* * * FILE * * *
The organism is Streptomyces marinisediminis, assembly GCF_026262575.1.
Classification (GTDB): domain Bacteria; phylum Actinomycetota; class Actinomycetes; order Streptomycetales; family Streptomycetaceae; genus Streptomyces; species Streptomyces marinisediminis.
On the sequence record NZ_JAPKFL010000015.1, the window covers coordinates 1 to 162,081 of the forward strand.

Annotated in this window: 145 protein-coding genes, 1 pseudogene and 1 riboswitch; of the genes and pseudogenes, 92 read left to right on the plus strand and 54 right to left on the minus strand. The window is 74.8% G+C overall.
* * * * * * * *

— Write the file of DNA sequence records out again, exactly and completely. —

The organism is Streptomyces marinisediminis, assembly GCF_026262575.1.
Classification (GTDB): domain Bacteria; phylum Actinomycetota; class Actinomycetes; order Streptomycetales; family Streptomycetaceae; genus Streptomyces; species Streptomyces marinisediminis.
On the sequence record NZ_JAPKFL010000015.1, the window covers coordinates 1 to 162,081 of the forward strand.

Annotated in this window: 145 protein-coding genes, 1 pseudogene and 1 riboswitch; of the genes and pseudogenes, 92 read left to right on the plus strand and 54 right to left on the minus strand. The window is 74.8% G+C overall.